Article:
Once I have my boarding pass in hand I move through security and have my carry on bag scanned. There is never any issue if you never have anything to hide. No scissors, water bottles, mini shampoo, pocket knives (obviously), or funny enough, metal of any kind (some airports are super anal….USA). I once had a wine bottle opener taken from me and a harmonica. Bastards. Anyway, I now carry next to nothing metal or liquid. Once through security I find the departure gate and wait for the boarding time, almost always 30min before the flight time. Hopefully the airport will have free wifi but most likely won’t.  I then kill the time by finding a coffee and reading. Once the plane begins to board, with passport and boarding pass in hand, I join the others in the queue and shuffle my way onto the plane. Finding my seat, I store my carry on above my head making sure to get my book and ipod out before the stewardess shuts it completely.  Sit down, wheels up. That is about that.

Now as boring as that process sounds, it is relatively necessary. This is how the airports have set up the most convenient way of rounding up the cattle and shipping it quickly from one place to another. Once I enter an airport, I enter into a mindset that works in the stages outlined above. Complete one stage and move onto the next all the while silently patient and unassuming. Becoming one with everyone else gradually making their way through each stage and eventually being given the okay to fly. Yet everyone is still in an apparent rush. This is where I get a little lost. I am at the gate waiting to board the plane and I hear over the PA system my flight is about to board. Okay, cool. There is then a mass of people who stand and begin to queue in front of the gate. Everyone is going to get their seat anyway and I don’t understand why some people feel they need to queue for ten minutes just to get in that seat before everyone else.  Once in the plane you then wait again because the line has been backed up by people stopping to take off jackets and place their carry on above their heads, whatever. Eventually when you’re in the air all runs smooth enough and the flight attendants are generally nice, almost mechanic in their movements and organization.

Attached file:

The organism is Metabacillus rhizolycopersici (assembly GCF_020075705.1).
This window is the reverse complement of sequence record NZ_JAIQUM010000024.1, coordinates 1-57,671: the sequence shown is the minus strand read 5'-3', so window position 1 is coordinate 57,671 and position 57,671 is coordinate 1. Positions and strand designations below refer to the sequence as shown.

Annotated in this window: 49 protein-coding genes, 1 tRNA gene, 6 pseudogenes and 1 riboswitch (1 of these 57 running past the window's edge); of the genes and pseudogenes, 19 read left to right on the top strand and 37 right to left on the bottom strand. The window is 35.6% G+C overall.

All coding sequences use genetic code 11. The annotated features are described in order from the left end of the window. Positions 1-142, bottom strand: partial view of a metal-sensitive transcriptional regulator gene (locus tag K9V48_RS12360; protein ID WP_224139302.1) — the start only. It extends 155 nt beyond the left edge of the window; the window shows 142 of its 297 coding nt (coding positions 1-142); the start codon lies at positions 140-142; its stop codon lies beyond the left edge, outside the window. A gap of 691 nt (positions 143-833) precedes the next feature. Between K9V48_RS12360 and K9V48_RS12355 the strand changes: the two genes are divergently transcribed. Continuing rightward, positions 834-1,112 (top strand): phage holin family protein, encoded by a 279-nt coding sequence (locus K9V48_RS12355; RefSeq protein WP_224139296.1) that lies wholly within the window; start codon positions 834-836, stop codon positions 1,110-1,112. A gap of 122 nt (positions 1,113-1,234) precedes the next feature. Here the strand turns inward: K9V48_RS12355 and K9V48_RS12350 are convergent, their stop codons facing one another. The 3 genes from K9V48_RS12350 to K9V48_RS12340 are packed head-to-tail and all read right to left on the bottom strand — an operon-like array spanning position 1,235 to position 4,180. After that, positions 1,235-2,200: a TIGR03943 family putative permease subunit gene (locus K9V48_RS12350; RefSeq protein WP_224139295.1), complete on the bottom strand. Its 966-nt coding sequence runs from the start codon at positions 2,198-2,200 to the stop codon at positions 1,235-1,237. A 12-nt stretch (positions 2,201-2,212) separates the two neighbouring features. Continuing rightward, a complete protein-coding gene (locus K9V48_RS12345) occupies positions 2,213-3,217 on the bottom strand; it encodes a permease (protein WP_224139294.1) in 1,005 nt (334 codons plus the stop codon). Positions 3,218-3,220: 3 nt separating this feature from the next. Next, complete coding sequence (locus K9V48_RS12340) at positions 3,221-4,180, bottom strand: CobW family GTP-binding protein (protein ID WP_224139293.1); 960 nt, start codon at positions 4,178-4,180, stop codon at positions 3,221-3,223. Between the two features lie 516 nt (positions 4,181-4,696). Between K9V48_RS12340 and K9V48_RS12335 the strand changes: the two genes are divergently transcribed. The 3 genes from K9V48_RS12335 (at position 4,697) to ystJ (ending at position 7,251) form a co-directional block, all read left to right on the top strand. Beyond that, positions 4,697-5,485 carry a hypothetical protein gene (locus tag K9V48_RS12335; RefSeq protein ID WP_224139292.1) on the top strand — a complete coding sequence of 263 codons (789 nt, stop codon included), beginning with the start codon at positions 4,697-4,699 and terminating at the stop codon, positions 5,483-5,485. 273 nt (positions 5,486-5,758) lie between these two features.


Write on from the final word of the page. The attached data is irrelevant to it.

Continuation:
Then the plane lands and there is this palpable anxious feeling. When will the seat belt sign finally turn off after taxi? When can I finally stand, and can I stand before everyone else? Bing. Sign goes off and like a rocket half the plane stands, beginning to open the overheads and take out whatever it was they were storing. These same people then stand amongst one another slowly pushing their way closer to the centre of the aisle, vying space so that when the plane begins to disembark they will be first to move towards the immigration counter and then eventually the queue for the baggage claim. Queue, wait, queue again, wait…. again.